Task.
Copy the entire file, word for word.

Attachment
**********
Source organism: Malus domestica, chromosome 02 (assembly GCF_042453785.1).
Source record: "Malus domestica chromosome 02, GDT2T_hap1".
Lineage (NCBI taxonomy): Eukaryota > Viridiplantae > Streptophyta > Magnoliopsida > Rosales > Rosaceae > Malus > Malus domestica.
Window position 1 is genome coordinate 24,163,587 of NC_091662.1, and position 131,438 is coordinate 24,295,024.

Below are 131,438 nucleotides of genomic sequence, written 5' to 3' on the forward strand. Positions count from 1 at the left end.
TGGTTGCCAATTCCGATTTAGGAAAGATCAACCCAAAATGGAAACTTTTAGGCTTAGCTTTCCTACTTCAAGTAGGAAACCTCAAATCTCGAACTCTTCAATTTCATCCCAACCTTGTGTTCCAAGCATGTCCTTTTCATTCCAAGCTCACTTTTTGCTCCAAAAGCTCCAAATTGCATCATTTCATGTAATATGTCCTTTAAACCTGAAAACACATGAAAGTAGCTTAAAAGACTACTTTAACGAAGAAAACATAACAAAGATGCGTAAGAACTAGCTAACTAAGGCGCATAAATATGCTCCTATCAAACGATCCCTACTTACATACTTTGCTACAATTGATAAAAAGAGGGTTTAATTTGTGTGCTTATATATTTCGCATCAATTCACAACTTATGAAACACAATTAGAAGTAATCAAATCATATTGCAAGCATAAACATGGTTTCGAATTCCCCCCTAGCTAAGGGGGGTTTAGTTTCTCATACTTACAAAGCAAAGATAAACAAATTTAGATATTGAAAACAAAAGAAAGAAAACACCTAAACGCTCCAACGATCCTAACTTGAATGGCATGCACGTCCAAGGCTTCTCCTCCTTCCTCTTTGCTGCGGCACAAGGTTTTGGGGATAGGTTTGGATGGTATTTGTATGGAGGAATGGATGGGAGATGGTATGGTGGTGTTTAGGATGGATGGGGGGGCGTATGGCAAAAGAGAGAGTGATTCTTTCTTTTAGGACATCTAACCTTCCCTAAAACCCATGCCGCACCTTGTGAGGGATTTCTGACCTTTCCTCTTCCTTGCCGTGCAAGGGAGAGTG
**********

Source organism: Malus domestica, chromosome 02 (assembly GCF_042453785.1).
Source record: "Malus domestica chromosome 02, GDT2T_hap1".
Lineage (NCBI taxonomy): Eukaryota > Viridiplantae > Streptophyta > Magnoliopsida > Rosales > Rosaceae > Malus > Malus domestica.
Window position 1 is genome coordinate 24,163,587 of NC_091662.1, and position 131,438 is coordinate 24,295,024.

Below are 131,438 nucleotides of genomic sequence, written 5' to 3' on the forward strand. Positions count from 1 at the left end.
TGGTTGCCAATTCCGATTTAGGAAAGATCAACCCAAAATGGAAACTTTTAGGCTTAGCTTTCCTACTTCAAGTAGGAAACCTCAAATCTCGAACTCTTCAATTTCATCCCAACCTTGTGTTCCAAGCATGTCCTTTTCATTCCAAGCTCACTTTTTGCTCCAAAAGCTCCAAATTGCATCATTTCATGTAATATGTCCTTTAAACCTGAAAACACATGAAAGTAGCTTAAAAGACTACTTTAACGAAGAAAACATAACAAAGATGCGTAAGAACTAGCTAACTAAGGCGCATAAATATGCTCCTATCAAACGATCCCTACTTACATACTTTGCTACAATTGATAAAAAGAGGGTTTAATTTGTGTGCTTATATATTTCGCATCAATTCACAACTTATGAAACACAATTAGAAGTAATCAAATCATATTGCAAGCATAAACATGGTTTCGAATTCCCCCCTAGCTAAGGGGGGTTTAGTTTCTCATACTTACAAAGCAAAGATAAACAAATTTAGATATTGAAAACAAAAGAAAGAAAACACCTAAACGCTCCAACGATCCTAACTTGAATGGCATGCACGTCCAAGGCTTCTCCTCCTTCCTCTTTGCTGCGGCACAAGGTTTTGGGGATAGGTTTGGATGGTATTTGTATGGAGGAATGGATGGGAGATGGTATGGTGGTGTTTAGGATGGATGGGGGGGCGTATGGCAAAAGAGAGAGTGATTCTTTCTTTTAGGACATCTAACCTTCCCTAAAACCCATGCCGCACCTTGTGAGGGATTTCTGACCTTTCCTCTTCCTTGCCGTGCAAGGGAGAGTG